Open letter to the EMA

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Just back from ECTRIMS 2019 in Stockholm. My highlight was the alemtuzumab 8-year longterm extension data; the brain volume data is quite extraordinary (figure 5). In short, apart from HSCT, there is nothing that comes close to alemtuzumab in radically slowing-down or preventing end-organ damage.

Comi et al. Alemtuzumab improves clinical and MRI disease activity outcomes, including slowing of brain volume loss, in RRMS patients over 8 years: CARE-MS I follow-up (TOPAZ study). ECTRIMS 2019, P1235.

I was also disappointed to hear the rumour that the EMA’s article 20 procedure was not triggered by an EU member country, but by the EMA itself. A colleague told me that the adverse events reporting from Genzyme were so poor that the EMA could not establish whether or not the new adverse events were causally related to alemtuzumab. So to get some clarity on the new adverse events the EMA triggered their own article 20 procedure to simply get Genzyme to do the work they should have done in the first place.

If this is the case it saddens me that people with MS may not be able to access alemtuzumab early in the course of their disease due to poor internal procedures at Genzyme.

If I had MS I would want to have the option of being treated with alemtuzumab. This is why I wrote the following open letter to the European Medicine Agency. I sincerely hope they listened. I have yet to receive a response from them, but I hope someone at the EMA has MS or has a friend or family with MS and understands why treating MS early and effectively is so important.  

Open letter the EMA sent  on the 20th August 2019

European Medicines Agency
Amsterdam 

Dear Sir/Madam

Alemtuzumab has transformed the MS treatment landscape. It not only provides superior short term efficacy, but a significant number of patients treated with alemtuzumab note improvement in disability. However, its main advantage over other DMTs is that a large proportion of patients go into longterm remission and normalise the rate of their brain volume loss. In regard to the latter, this is unprecedented in comparison to other licensed MS disease-modifying therapies, with the possible exception of haemopoietic stem cell transplantation (HSCT), which is not licensed and hence not widely available to treat patients with MS in Europe.  Alemtuzumab, therefore, is the only realistic alternative to HSCT, which has become a very popular treatment choice amongst people with multiple sclerosis, in particular, ‘digital natives’ who get their information online. As with all DMTs the earlier you use them the more effective they are and the greater the benefit to the individual patient. Alemtuzumab is, therefore, an important treatment option for people with MS; being able to offer alemtuzumab early as a treatment option is an important factor in my clinical practice to dissuade many Britsih patients from travelling abroad for HSCT. 

At our centre, Barts Health NHS Trust, we have now treated over 250 patients with alemtuzumab with over 40% being treated with alemtuzumab first-line. Patients receiving alemtuzumab first-line tend to have more active disease and less favourable baseline prognostic profile. Despite its side effect profile and the need for monthly monitoring, many patients are willing to take on the risks and the burden of monitoring to be treated with the most effective licensed DMT first-line. All our patients are extensively counselled about the risks and benefits of alemtuzumab treatment and sign an informed consent and a patient contract agreeing to the mandatory monitoring programme. We feel the use of alemtuzumab in the correct environment is relatively safe and the adverse events manageable. Not having alemtuzumab for use in early active disease would mean patients having to wait to fail several other, less effective, licensed DMTs prior to accessing alemtuzumab. I firmly believe in the concept that ‘time is brain and spinal cord’ in MS and delaying access to the most effective treatment would limit our ability to optimise the management of MS in patients with more active disease and in those with a poor prognostic profile. In addition, shifting the use of alemtuzumab to a population of patients with more advanced disease would unfavourably change the benefit-risk profile of alemtuzumab and make it less appealing as a  treatment option.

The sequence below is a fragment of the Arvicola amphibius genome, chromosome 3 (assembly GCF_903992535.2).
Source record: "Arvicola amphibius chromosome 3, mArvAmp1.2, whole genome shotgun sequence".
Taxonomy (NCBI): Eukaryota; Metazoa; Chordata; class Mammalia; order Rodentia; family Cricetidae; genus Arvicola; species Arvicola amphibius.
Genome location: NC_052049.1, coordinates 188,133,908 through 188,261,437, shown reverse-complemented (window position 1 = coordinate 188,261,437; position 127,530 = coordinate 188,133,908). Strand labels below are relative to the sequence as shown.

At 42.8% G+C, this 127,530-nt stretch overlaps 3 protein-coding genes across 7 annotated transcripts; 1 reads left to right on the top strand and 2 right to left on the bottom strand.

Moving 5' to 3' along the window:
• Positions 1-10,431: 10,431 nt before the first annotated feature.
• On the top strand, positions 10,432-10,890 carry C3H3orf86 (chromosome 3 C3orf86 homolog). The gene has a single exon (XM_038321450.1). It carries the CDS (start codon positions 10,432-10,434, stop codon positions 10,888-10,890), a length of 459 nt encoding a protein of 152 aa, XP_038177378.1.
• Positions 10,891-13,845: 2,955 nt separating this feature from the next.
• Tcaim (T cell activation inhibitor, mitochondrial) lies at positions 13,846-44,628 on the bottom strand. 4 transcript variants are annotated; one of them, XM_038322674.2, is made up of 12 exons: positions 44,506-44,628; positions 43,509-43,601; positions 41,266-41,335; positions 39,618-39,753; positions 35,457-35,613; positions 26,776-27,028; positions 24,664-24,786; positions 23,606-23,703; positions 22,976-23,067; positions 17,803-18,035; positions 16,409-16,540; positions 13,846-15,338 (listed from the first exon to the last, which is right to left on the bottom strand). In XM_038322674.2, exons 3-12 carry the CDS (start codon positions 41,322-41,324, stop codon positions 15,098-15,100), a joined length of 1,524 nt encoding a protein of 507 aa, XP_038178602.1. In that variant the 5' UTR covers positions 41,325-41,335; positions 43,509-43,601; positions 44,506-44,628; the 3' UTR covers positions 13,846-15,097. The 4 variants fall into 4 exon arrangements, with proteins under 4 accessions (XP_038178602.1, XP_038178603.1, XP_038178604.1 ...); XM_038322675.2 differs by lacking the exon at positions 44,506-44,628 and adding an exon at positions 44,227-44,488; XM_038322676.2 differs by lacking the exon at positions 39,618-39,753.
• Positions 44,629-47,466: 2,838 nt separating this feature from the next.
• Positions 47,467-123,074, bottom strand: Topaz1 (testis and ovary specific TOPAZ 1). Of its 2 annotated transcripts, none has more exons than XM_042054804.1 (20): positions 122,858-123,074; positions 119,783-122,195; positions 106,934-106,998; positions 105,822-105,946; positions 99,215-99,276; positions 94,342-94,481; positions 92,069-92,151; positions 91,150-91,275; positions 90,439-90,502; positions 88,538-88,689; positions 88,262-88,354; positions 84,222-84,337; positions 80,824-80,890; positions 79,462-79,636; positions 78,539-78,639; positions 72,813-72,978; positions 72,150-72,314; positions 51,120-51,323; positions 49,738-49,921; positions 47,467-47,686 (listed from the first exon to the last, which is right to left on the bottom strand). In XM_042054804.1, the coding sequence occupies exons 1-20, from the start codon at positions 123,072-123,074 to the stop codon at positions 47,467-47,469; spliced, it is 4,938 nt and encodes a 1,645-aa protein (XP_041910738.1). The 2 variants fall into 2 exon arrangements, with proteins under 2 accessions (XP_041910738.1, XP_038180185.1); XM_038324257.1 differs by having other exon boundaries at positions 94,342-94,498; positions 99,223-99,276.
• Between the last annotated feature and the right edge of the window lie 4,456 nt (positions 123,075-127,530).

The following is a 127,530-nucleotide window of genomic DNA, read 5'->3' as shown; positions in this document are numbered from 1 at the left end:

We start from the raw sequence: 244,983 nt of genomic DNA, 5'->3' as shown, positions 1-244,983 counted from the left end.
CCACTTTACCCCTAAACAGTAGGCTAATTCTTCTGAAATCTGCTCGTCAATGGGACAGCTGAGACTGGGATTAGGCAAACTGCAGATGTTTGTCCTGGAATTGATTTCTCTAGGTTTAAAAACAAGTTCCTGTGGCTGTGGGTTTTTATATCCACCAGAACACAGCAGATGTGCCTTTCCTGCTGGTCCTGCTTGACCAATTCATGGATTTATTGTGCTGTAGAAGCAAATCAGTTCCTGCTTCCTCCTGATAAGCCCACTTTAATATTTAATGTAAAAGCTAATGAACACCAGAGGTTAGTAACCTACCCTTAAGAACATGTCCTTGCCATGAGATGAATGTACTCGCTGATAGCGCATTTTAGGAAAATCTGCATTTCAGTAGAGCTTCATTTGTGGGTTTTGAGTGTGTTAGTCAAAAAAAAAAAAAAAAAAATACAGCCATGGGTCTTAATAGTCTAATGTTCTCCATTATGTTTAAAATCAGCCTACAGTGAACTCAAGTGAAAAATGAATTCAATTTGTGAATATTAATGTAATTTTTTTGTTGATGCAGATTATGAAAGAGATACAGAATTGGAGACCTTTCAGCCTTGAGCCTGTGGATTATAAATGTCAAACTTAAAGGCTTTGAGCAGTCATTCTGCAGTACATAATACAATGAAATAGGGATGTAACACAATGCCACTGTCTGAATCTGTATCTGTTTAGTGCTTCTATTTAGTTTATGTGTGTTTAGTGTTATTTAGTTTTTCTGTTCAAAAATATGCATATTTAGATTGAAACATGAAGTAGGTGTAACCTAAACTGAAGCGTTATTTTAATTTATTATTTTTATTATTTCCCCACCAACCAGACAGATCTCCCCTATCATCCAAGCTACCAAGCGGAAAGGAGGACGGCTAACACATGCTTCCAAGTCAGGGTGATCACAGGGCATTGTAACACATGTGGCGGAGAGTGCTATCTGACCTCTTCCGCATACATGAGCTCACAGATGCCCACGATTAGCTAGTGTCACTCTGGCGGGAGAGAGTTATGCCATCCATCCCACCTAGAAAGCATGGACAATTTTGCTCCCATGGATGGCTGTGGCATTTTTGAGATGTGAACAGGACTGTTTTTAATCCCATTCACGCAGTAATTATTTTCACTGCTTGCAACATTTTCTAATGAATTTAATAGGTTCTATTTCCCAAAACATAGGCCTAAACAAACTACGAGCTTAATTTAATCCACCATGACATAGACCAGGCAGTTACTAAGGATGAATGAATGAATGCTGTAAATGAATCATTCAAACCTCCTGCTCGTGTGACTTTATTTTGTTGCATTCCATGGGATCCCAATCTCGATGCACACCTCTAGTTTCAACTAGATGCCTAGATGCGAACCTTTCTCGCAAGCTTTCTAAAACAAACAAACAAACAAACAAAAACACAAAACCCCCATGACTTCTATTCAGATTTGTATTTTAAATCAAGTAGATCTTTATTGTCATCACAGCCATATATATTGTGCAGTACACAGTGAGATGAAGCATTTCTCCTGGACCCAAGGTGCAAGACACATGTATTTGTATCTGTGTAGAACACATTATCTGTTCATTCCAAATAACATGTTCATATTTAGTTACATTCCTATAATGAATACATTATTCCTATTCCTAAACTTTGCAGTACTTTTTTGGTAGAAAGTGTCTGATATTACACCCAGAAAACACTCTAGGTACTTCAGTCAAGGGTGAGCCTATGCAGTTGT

The real-life data of alemtuzumab clearly supports it as being the most effective DMT on the market and its other attributes in relation to its posology make it a very appealing therapy; for example in women wanting to start or extend their families.  

In summary, limiting alemtuzumab to a third-line, last resort DMT, will severely limit our treatment options for managing this devastating disease. Alemtuzumab offers many patients with MS a real hope of living as normal a life as possible, however, this option does depend on using alemtuzumab early in the course of the disease. I, therefore, appeal to the MS community and the European Medicine Agency to consider these factors when reviewing the benefits and risks of alemtuzumab as a treatment for MS. 

Yours faithfully 

GAVIN GIOVANNONI

CoI: multiple

About the author

Prof G

Professor of Neurology, Barts & The London. MS & Preventive Neurology thinker, blogger, runner, vegetable gardener, husband, father, cook and wine & food lover.

20 comments

    • Not really. Ofatumumab is a me-too and does what it does; it is very effective at switching off inflammation. I am less convinced about its ability to target the end-organ. I will post much more in this when I get time.

  • Prof G,